As traditional TV viewership declines and advertisers shift their business elsewhere, the growth of streaming has resulted in a decline in television ad income. Representation image. photocritical/Gettyimages

As the entertainment industry struggles to adjust to seismic shifts brought on by the global streaming TV boom, thousands of writers for film and television will begin a strike on Tuesday, causing chaos in Hollywood.

After failing to strike an agreement for greater compensation with companies including Walt Disney Co (DIS.N) and Netflix Inc (NFLX.O), the Writers Guild of America (WGA) declared its first work stoppage in 15 years. The previous strike cost California's economy more than $2 billion and lasted 100 days.

"The companies' behavior has created a gig economy inside a union workforce, and their immovable stance in this negotiation has betrayed a commitment to further devaluing the profession of writing," the WGA said in a statement on its website.

About 11,500 writers are represented by the Guild in cities like New York, Los Angeles, and elsewhere.

It was planned for protesters to begin picketing outside Hollywood studios on Tuesday afternoon.

The studios' representative, the Alliance of Motion Picture and Television Producers (AMPTP), stated late on Monday that it had made "generous increases in compensation" to writers but that the two parties had been unable to agree.

The economic environment for media companies is challenging. Wall Street is pressuring conglomerates to turn streaming services profitable after they spent billions on programming to draw customers.

As traditional TV viewership declines and advertisers shift their business elsewhere, the growth of streaming has resulted in a decline in television ad income. In addition, the prospect of a recession in the biggest economy in the world looms.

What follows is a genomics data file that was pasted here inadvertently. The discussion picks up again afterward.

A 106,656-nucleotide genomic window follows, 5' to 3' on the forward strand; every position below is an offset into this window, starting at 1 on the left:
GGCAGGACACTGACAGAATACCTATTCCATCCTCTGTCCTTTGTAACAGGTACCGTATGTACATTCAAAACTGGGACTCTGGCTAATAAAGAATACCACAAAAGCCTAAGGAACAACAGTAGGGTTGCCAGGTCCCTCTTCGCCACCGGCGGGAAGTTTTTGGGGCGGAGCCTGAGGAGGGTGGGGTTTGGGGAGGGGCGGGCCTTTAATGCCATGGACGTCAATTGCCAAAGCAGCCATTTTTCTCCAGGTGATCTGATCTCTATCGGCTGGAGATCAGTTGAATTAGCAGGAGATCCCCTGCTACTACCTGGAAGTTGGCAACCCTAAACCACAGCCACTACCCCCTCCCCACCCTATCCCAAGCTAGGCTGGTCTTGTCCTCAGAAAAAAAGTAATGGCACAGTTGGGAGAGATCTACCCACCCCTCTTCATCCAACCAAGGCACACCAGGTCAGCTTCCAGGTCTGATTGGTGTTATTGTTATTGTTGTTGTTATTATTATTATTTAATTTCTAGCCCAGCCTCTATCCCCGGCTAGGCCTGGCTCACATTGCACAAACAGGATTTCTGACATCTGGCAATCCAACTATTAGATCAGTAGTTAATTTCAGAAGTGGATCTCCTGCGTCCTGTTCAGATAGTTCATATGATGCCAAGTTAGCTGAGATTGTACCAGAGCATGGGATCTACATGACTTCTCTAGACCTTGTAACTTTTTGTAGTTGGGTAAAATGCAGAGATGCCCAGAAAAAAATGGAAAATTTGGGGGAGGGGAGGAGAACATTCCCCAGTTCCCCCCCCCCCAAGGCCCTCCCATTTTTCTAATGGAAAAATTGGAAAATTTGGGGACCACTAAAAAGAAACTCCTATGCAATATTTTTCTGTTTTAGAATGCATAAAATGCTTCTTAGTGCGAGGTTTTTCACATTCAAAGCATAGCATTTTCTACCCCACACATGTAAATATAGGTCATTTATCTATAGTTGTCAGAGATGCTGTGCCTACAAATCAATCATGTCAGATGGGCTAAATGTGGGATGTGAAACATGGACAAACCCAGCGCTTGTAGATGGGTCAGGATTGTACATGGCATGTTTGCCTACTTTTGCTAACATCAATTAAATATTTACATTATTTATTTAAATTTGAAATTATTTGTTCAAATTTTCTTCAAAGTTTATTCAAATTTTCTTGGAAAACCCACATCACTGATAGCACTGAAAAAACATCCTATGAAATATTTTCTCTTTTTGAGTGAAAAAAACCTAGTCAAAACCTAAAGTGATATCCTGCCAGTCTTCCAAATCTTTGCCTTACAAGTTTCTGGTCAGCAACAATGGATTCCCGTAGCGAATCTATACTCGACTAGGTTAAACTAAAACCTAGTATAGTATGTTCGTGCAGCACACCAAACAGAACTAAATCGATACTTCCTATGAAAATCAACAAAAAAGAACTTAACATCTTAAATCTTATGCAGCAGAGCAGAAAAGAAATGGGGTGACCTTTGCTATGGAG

The last WGA strike, which occurred in 2007 and 2008, cost the California economy an estimated $2.1 billion as a result of production ceasing and spending reductions by unemployed writers, performers, and producers, Reuters reported.

Producers were prepared to increase their offers of higher pay and residuals, the AMPTP said, but were "unwilling to do so because of the magnitude of other proposals still on the table that the Guild continues to insist upon."

The primary sticking points, the group said, were proposals that "would require a company to staff a show with a certain number of writers for a specified period of time, whether needed or not."

The WGA countered that the studios' responses to its proposals "have been wholly insufficient, given the existential crisis writers are facing."

"The companies have broken this business. They have taken so much from the very people, the writers, who have made them wealthy," the Guild mentioned.

In part because of the shorter seasons and lower residual payouts, writers claim that the surge in streaming TV has negatively impacted their financial situation.

According to Guild figures, half of TV series writers now earn less than the federal minimum wage, up from one-third in the 2013–14 season.

The median pay for scribes at the higher writer/producer level has fallen 4% over the last decade.

An additional topic on the negotiation table is artificial intelligence. The WGA wants protections to stop studios from generating new scripts using AI from previously written scripts. Additionally, writers want to make sure they are not asked to rewrite AI-generated script drafts.

There will be occasional interruptions to TV programming while the disputes are being settled.

The creation of late-night programs like "Jimmy Kimmel Live" and "The Tonight Show with Jimmy Fallon," which employ teams of writers to create topical gags, is anticipated to cease immediately.

This implies that neither the streaming sites where new episodes are typically made available the following day, nor the usual TV time slots, will have new episodes.

In the future, the strike can cause the autumn TV season to be postponed. It usually begins in May or June to write for fall productions. The networks will gradually fill their schedules with unscripted reality shows, news magazines, and reruns if the work stoppage lasts a long time.

Due to its focus on the world and access to production facilities outside of the United States, Netflix might be protected from any immediate impacts.

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